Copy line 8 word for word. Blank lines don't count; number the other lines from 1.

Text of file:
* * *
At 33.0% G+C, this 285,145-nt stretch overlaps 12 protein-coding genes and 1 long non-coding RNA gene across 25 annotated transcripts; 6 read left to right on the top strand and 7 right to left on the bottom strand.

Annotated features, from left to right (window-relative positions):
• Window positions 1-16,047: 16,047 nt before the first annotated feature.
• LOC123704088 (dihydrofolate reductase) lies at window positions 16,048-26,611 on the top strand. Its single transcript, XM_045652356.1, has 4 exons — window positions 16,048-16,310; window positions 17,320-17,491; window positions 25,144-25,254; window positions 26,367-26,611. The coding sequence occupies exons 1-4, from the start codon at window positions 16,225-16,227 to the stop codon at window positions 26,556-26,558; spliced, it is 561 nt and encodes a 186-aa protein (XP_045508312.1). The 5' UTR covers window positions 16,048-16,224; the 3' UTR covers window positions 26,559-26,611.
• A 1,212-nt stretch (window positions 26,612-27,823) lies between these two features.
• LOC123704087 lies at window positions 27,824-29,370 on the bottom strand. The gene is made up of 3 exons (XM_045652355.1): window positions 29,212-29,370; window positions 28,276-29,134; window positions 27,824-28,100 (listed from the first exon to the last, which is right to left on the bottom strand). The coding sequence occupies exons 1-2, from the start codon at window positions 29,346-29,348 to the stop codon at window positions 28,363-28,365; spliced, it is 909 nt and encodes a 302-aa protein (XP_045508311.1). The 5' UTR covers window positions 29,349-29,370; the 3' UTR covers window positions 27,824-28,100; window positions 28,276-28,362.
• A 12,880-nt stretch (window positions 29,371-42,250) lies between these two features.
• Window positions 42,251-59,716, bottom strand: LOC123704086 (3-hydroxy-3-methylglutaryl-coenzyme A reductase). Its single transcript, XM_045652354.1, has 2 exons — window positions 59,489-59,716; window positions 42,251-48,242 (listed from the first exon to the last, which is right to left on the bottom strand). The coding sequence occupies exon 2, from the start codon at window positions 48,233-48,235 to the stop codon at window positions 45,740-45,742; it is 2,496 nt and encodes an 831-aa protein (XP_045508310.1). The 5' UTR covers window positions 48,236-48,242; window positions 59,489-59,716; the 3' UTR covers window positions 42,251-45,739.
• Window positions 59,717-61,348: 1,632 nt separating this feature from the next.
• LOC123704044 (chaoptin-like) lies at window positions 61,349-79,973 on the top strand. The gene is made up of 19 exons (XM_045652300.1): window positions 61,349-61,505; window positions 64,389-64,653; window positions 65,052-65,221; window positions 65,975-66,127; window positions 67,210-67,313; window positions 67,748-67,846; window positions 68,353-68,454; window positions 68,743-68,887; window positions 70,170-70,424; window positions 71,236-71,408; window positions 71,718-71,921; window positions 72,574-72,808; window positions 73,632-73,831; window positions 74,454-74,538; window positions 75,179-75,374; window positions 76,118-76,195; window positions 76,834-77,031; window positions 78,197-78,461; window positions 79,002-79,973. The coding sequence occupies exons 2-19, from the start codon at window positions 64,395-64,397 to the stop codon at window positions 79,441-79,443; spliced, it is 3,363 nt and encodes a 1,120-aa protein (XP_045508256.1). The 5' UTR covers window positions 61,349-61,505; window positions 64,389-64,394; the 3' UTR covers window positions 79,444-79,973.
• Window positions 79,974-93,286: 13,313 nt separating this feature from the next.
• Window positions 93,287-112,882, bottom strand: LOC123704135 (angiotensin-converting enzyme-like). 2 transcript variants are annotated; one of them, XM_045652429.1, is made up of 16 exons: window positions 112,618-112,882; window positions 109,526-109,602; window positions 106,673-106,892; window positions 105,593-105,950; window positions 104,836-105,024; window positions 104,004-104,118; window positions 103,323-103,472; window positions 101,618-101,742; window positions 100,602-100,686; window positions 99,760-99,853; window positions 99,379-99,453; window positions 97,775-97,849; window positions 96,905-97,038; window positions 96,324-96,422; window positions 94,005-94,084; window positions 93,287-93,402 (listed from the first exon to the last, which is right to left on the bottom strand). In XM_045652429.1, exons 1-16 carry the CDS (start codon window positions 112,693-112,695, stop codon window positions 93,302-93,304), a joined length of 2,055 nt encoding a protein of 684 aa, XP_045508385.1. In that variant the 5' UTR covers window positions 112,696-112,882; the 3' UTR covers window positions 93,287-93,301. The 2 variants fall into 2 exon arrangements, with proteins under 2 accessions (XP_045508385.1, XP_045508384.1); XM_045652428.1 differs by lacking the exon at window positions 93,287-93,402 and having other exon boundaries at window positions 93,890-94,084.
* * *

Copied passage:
• Window positions 42,251-59,716, bottom strand: LOC123704086 (3-hydroxy-3-methylglutaryl-coenzyme A reductase). Its single transcript, XM_045652354.1, has 2 exons — window positions 59,489-59,716; window positions 42,251-48,242 (listed from the first exon to the last, which is right to left on the bottom strand). The coding sequence occupies exon 2, from the start codon at window positions 48,233-48,235 to the stop codon at window positions 45,740-45,742; it is 2,496 nt and encodes an 831-aa protein (XP_045508310.1). The 5' UTR covers window positions 48,236-48,242; window positions 59,489-59,716; the 3' UTR covers window positions 42,251-45,739.